A VOTE IN FAVOR
A good friend and business associate of mine came into my
office last week, armed with videos and pictures of 1374 immigrants from 95
countries taking the oath to become a citizen of the United States of
The ceremony was held at the Paramount Theatre in Oakland, and
one of the oath takers was her sister, who is Filipina. She came to the U.S.
on a work-sponsored visa and eventually got her green card. Only after the
last presidential election did she decide to apply for citizenship.
"I was scared for the future," she told me when I
called her and asked what prompted her to apply. "Anti-immigrant
sentiment has awakened. What will happen next year? The fear factor was very
important in my decision."
She said she was comfortable with her green card and never saw
an immediate need to take the next step. She could do anything, except vote.
Now she wants to vote and make a difference.
"This is my home," she said. "My loyalty is to
the United States. I feel safe now."
Safe. Lucky her. Lucky me. Lucky us.
I thought about a couple of other people I know. They're in
their early 20's and have been in the United States since they were
children. They're the so-called "Dreamers," and they have no path
to citizenship. Needless to say, they're
scared to death.
My friend's sister was fearful the current administration would
take away some, if not all, of her green card rights. Imagine the fear of
those who have no rights.
I looked at the pictures and watched the video of the ceremony.
I listened as a speaker announced each of the 95 countries represented by
the immigrants. I listened to the oath of citizenship, where the applicants
vowed to support and defend the Constitution of the United States.
It was so inspiring to see the diversity of the men and women
who were celebrating their adopted country. When I watched the video of the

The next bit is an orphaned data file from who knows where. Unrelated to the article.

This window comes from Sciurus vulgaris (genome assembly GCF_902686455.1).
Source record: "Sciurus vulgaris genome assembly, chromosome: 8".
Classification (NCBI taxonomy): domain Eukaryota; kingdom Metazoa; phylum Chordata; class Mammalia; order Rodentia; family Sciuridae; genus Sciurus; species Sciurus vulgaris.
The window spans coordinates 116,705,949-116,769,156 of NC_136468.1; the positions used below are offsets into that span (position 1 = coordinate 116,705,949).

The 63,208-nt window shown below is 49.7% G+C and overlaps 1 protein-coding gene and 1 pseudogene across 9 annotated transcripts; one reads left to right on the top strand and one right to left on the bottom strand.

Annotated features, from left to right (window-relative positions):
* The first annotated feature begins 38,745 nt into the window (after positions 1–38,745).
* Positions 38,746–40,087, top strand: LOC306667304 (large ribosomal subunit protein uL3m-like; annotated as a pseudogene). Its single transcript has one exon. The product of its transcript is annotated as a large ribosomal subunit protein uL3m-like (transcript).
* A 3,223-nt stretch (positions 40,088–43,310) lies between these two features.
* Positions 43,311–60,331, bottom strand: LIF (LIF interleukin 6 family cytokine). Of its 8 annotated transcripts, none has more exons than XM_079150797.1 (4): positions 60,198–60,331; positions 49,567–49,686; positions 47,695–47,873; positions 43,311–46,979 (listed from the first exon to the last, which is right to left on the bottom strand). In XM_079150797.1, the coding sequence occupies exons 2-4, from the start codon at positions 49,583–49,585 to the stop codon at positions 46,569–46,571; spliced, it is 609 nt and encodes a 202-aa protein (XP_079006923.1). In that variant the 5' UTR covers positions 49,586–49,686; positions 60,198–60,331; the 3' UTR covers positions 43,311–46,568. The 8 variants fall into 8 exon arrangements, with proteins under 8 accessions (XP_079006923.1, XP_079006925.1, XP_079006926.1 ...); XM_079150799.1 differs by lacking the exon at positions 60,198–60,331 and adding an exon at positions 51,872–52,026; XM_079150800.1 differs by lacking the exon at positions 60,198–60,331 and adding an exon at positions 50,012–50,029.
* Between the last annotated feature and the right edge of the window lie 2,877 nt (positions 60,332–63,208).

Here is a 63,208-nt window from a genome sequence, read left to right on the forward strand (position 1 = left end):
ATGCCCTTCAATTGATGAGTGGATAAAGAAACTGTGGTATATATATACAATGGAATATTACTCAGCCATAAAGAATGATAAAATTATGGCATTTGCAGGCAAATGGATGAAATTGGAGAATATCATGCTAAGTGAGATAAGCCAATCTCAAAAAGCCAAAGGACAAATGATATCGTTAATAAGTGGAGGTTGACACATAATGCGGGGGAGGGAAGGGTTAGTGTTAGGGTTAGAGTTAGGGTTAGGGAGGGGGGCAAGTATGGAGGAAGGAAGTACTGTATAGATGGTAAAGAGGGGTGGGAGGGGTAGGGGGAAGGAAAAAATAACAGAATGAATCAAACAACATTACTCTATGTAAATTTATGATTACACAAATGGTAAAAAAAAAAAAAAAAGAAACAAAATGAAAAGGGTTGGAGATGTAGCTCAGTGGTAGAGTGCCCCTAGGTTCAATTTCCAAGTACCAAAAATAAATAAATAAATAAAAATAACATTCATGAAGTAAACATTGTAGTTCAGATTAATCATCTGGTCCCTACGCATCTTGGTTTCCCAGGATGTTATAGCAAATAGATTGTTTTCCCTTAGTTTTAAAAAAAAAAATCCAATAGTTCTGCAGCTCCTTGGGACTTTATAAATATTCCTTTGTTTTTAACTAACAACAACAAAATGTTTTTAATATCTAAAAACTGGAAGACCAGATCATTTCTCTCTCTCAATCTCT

song "God Bless America," with accompanying pictures of our
American heritage, I started to tear up. And I wasn't even there.
The next video, though, was of President Trump welcoming the
immigrants as new citizens of our country. As soon as his face was on the
screen, a scattering of boos filled the auditorium. It certainly didn't take
long for a few of our new citizens to understand the concept of free speech.
"He came across as angry and scary," my friend's
sister said, who was not one who booed and thought it was extremely
disrespectful. "It was though he was reprimanding us because we were
new citizens. It was not inspiring at all."
I watched the video, and didn't see it that way. I'm no fan of
the President, but as long as he's reading off a teleprompter, he can
sometimes be tolerable. This was one of those times.
So why did my friend's sister, and those few that booed and shouted
"fake news" feel the way they did? Because of the divisiveness
this President has fostered over the issue of immigration, along with
numerous other issues.
Very few of us want to see open borders. Most of us are in
favor of border protection, short of building a wall. The immigration laws,
and the path to citizenship, is a complicated issue that probably won't be
resolved anytime soon.
The only thing I'm suggesting is to not blame the immigrants.
They have goals and dreams just like all of us. Most of them desperately
want to sit in that auditorium and take the oath that will allow them to
become a citizen of the United States.
We are, as has been said many times, a nation of immigrants. 95
countries were represented at this one oath-taking venue, from Mexico to
Ghana to Pakistan. 95 heritages. 95 nations that lost some good people in
order to make our country stronger.
We need to embrace immigration as an idea, not vilify it. We
need to understand that immigration is a positive, not a negative. We can't
be anti-immigrant. To watch this incredibly inspiring and joyful ceremony
should be required for anyone who thinks immigration should be stifled.
Once we understand that immigration and diversity not only
built this country, but continues to make it the greatest country on earth,
the fair and just laws will come.